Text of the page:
To Py or not to Py? – Python project update

To Py or not to Py? – Python project update

Hello everybody! I hope you are all well.
As you can see in the featured image I am really excited about receiving the programme’s t-shirt!
So, in my last blog post I introduced myself and asked you to answer a question in the comments. I am pleased that you took the challenge and answered. Now, in today’s post I would like to describe some information about the project I work on and my progress so far.

Project’s motivation

Nowadays, the use of Python is getting popular, mainly because it’s really user-friendly and saves quite a lot of developing and debugging time. However, when it comes to performance, there are some lower level programming languages, which means they are closer to the computer than the human, that produce programs with less execution time. Simulations, visualisations and other heavy calculation programs that run on supercomputers reveal Python’s poor performance. So the question is; can Python be optimised to run fast and benefit from HPC architectures?
Before answering to that, we have to understand some basic features of the Python program that we will study.

The program

In this example, the cavity is a square box with an inlet on one side and an outlet on another.
In this example, the cavity is a square box with an inlet on one side and an outlet on another.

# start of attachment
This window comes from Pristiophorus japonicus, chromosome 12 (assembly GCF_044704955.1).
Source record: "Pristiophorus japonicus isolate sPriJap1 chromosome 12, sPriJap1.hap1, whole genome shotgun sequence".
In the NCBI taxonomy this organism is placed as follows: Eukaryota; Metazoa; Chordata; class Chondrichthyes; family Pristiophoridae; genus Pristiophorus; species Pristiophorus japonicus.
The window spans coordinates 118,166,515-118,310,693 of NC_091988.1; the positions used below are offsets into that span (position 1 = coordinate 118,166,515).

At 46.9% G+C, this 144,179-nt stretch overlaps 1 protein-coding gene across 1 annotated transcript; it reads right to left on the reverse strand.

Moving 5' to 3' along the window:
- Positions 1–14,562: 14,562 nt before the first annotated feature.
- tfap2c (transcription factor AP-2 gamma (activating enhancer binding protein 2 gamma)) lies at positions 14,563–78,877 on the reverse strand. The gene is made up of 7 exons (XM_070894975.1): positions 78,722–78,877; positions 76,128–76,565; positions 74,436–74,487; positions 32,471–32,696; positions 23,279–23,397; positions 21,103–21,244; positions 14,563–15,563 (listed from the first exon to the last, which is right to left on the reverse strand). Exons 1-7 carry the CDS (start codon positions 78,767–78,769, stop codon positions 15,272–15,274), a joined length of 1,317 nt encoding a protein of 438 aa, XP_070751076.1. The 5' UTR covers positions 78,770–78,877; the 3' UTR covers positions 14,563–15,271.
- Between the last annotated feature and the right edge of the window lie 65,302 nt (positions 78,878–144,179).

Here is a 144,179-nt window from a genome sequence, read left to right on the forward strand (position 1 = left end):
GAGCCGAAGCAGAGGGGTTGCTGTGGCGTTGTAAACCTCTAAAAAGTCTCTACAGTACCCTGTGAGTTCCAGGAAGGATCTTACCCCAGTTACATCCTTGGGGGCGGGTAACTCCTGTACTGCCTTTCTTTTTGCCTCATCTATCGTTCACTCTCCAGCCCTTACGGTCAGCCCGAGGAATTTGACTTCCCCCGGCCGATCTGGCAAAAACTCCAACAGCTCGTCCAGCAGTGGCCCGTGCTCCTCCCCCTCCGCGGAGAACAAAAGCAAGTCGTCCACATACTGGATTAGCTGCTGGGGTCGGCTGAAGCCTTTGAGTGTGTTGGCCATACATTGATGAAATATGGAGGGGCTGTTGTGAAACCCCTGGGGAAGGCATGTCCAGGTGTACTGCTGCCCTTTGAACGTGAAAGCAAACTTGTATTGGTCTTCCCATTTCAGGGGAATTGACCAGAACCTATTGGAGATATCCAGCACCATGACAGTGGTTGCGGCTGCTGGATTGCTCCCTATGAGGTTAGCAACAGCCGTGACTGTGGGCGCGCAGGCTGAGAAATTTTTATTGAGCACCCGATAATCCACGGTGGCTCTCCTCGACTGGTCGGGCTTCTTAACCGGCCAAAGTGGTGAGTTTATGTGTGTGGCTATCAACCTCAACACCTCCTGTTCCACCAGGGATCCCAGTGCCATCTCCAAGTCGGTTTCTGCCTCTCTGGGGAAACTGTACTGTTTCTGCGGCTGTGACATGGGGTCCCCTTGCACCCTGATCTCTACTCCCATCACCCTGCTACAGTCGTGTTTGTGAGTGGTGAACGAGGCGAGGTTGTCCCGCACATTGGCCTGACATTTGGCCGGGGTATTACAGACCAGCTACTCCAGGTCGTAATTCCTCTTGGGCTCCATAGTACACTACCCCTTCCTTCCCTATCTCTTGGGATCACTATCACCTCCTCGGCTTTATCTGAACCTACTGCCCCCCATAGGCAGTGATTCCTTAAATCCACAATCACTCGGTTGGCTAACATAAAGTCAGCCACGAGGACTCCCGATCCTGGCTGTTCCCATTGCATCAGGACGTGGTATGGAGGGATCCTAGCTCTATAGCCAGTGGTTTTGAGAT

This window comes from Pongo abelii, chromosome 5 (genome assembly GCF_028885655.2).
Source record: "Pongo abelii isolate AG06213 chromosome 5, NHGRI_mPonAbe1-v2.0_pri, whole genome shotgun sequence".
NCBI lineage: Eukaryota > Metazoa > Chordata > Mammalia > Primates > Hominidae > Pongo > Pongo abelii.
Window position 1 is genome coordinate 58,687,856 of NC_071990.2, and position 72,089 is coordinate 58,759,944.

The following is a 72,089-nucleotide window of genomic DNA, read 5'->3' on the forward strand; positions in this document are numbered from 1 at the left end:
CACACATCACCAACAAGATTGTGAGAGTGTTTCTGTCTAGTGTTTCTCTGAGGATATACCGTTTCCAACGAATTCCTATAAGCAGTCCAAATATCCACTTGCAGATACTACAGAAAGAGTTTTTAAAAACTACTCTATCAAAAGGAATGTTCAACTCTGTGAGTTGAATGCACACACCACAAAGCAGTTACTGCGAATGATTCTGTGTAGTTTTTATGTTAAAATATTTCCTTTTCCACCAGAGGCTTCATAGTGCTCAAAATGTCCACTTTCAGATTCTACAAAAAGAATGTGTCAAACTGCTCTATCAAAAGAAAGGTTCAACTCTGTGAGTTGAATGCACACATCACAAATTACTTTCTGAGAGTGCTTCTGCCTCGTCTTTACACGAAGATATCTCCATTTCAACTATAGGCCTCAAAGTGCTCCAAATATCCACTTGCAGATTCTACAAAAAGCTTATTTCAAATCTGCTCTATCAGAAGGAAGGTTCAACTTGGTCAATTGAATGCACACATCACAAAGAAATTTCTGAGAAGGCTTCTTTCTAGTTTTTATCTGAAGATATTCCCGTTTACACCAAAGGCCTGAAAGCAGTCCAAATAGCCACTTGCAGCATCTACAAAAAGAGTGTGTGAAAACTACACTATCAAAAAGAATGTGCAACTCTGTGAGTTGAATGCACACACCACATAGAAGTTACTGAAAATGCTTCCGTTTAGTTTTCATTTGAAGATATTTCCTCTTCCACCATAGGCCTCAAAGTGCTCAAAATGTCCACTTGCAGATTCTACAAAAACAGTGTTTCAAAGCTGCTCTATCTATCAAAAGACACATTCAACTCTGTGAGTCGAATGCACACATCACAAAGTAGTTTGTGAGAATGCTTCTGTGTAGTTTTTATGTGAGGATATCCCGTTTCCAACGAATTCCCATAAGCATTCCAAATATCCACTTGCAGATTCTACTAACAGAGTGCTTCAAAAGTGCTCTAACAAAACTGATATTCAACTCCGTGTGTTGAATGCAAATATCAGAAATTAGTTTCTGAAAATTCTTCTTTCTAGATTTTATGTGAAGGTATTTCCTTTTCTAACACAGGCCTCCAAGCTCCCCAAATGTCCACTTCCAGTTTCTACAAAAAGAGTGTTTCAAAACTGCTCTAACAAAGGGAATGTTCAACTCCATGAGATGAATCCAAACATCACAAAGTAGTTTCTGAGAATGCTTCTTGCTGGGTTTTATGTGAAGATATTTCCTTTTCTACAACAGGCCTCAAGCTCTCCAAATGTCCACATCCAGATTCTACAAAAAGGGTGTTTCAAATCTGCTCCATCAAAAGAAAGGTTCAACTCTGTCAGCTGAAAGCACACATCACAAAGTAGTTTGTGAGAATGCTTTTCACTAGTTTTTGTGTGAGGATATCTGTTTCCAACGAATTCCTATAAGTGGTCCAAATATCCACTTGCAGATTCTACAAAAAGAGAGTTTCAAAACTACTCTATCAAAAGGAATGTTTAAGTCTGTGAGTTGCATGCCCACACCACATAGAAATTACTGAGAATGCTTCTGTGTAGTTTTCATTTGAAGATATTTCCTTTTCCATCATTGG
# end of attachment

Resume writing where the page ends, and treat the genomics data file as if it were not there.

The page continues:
The program performs a Computational Fluid Dynamics (CFD) simulation of fluid flow in a cavity.

The Fluid Dynamics problem is a continuous system that can be described by partial differential equations, but in order for a computer to run simulations, the calculations need to be put into a grid (discretisation). In this way, the solution can be approached by finite difference method, which means that the value of each point in the grid is updated using the values of neighboring points.

The blue point of the grid is updated using the top, bottom, left and right points.
The blue point of the grid is updated using the cyan top, bottom, left and right points.

The program can be parameterized by specifying the variables below:

  • Scale Factor – affects the dimensions of the box cavity and consequently the size of the array(s) in which the grid is stored.
  • Number of Iterations – affects the number of the steps in the algorithm, the larger it is the more accurate the result will be.
  • Reynolds number (Re) – defines the viscosity which affects the presence of vertices (whirlpools) in the flow.

The simulation result is visualized by arrows and colors drawn in an image representing the grid. The arrows demonstrate the direction of the fluid at each point, while the different colors indicate the fluid’s speed, with blue being low speed and red being high speed.

Output images after simulation with Reynolds number = 0 (left) and Reynolds number = 2 (right). For a non zero Reynolds number, arrows reveal the existence of whirlpools.
Output images after simulation with Reynolds number = 0 (left) and Reynolds number = 2 (right). For a non zero Reynolds number, arrows reveal the existence of whirlpools.